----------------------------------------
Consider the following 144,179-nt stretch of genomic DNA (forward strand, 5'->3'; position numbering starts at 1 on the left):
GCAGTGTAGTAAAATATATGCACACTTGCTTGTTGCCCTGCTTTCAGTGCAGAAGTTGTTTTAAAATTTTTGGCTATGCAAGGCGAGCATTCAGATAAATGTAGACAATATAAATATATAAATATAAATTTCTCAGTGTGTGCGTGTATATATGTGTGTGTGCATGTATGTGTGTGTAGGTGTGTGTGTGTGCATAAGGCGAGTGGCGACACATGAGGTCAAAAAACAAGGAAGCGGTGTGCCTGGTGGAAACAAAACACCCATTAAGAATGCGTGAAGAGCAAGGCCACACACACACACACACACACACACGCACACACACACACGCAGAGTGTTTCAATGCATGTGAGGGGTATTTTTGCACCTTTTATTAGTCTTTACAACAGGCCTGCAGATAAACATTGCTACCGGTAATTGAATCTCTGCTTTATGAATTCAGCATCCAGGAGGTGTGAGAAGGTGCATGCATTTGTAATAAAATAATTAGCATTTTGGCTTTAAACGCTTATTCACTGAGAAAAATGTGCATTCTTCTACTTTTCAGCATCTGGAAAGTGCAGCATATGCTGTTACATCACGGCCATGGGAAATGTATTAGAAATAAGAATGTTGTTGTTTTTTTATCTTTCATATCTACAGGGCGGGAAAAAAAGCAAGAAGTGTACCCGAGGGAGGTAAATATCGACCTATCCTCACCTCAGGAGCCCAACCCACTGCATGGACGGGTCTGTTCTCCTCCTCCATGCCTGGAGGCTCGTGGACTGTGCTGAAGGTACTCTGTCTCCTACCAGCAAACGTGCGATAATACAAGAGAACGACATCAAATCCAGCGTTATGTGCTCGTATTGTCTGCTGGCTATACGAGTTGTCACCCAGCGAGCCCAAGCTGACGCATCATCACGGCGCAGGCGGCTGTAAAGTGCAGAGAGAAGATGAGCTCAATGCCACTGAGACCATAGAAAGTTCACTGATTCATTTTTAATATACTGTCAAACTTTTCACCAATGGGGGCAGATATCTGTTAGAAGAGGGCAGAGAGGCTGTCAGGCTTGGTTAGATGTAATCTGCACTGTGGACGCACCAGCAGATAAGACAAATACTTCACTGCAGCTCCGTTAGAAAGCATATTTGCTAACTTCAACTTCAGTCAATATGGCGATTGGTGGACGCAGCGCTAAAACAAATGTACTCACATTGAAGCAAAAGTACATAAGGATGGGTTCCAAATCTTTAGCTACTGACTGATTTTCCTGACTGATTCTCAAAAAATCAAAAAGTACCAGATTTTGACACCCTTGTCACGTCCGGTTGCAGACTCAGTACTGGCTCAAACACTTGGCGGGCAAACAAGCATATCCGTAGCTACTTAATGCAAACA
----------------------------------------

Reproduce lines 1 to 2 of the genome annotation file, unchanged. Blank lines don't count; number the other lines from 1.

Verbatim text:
Consider the following 144,179-nt stretch of genomic DNA (forward strand, 5'->3'; position numbering starts at 1 on the left):
GCAGTGTAGTAAAATATATGCACACTTGCTTGTTGCCCTGCTTTCAGTGCAGAAGTTGTTTTAAAATTTTTGGCTATGCAAGGCGAGCATTCAGATAAATGTAGACAATATAAATATATAAATATAAATTTCTCAGTGTGTGCGTGTATATATGTGTGTGTGCATGTATGTGTGTGTAGGTGTGTGTGTGTGCATAAGGCGAGTGGCGACACATGAGGTCAAAAAACAAGGAAGCGGTGTGCCTGGTGGAAACAAAACACCCATTAAGAATGCGTGAAGAGCAAGGCCACACACACACACACACACACACACGCACACACACACACGCAGAGTGTTTCAATGCATGTGAGGGGTATTTTTGCACCTTTTATTAGTCTTTACAACAGGCCTGCAGATAAACATTGCTACCGGTAATTGAATCTCTGCTTTATGAATTCAGCATCCAGGAGGTGTGAGAAGGTGCATGCATTTGTAATAAAATAATTAGCATTTTGGCTTTAAACGCTTATTCACTGAGAAAAATGTGCATTCTTCTACTTTTCAGCATCTGGAAAGTGCAGCATATGCTGTTACATCACGGCCATGGGAAATGTATTAGAAATAAGAATGTTGTTGTTTTTTTATCTTTCATATCTACAGGGCGGGAAAAAAAGCAAGAAGTGTACCCGAGGGAGGTAAATATCGACCTATCCTCACCTCAGGAGCCCAACCCACTGCATGGACGGGTCTGTTCTCCTCCTCCATGCCTGGAGGCTCGTGGACTGTGCTGAAGGTACTCTGTCTCCTACCAGCAAACGTGCGATAATACAAGAGAACGACATCAAATCCAGCGTTATGTGCTCGTATTGTCTGCTGGCTATACGAGTTGTCACCCAGCGAGCCCAAGCTGACGCATCATCACGGCGCAGGCGGCTGTAAAGTGCAGAGAGAAGATGAGCTCAATGCCACTGAGACCATAGAAAGTTCACTGATTCATTTTTAATATACTGTCAAACTTTTCACCAATGGGGGCAGATATCTGTTAGAAGAGGGCAGAGAGGCTGTCAGGCTTGGTTAGATGTAATCTGCACTGTGGACGCACCAGCAGATAAGACAAATACTTCACTGCAGCTCCGTTAGAAAGCATATTTGCTAACTTCAACTTCAGTCAATATGGCGATTGGTGGACGCAGCGCTAAAACAAATGTACTCACATTGAAGCAAAAGTACATAAGGATGGGTTCCAAATCTTTAGCTACTGACTGATTTTCCTGACTGATTCTCAAAAAATCAAAAAGTACCAGATTTTGACACCCTTGTCACGTCCGGTTGCAGACTCAGTACTGGCTCAAACACTTGGCGGGCAAACAAGCATATCCGTAGCTACTTAATGCAAACA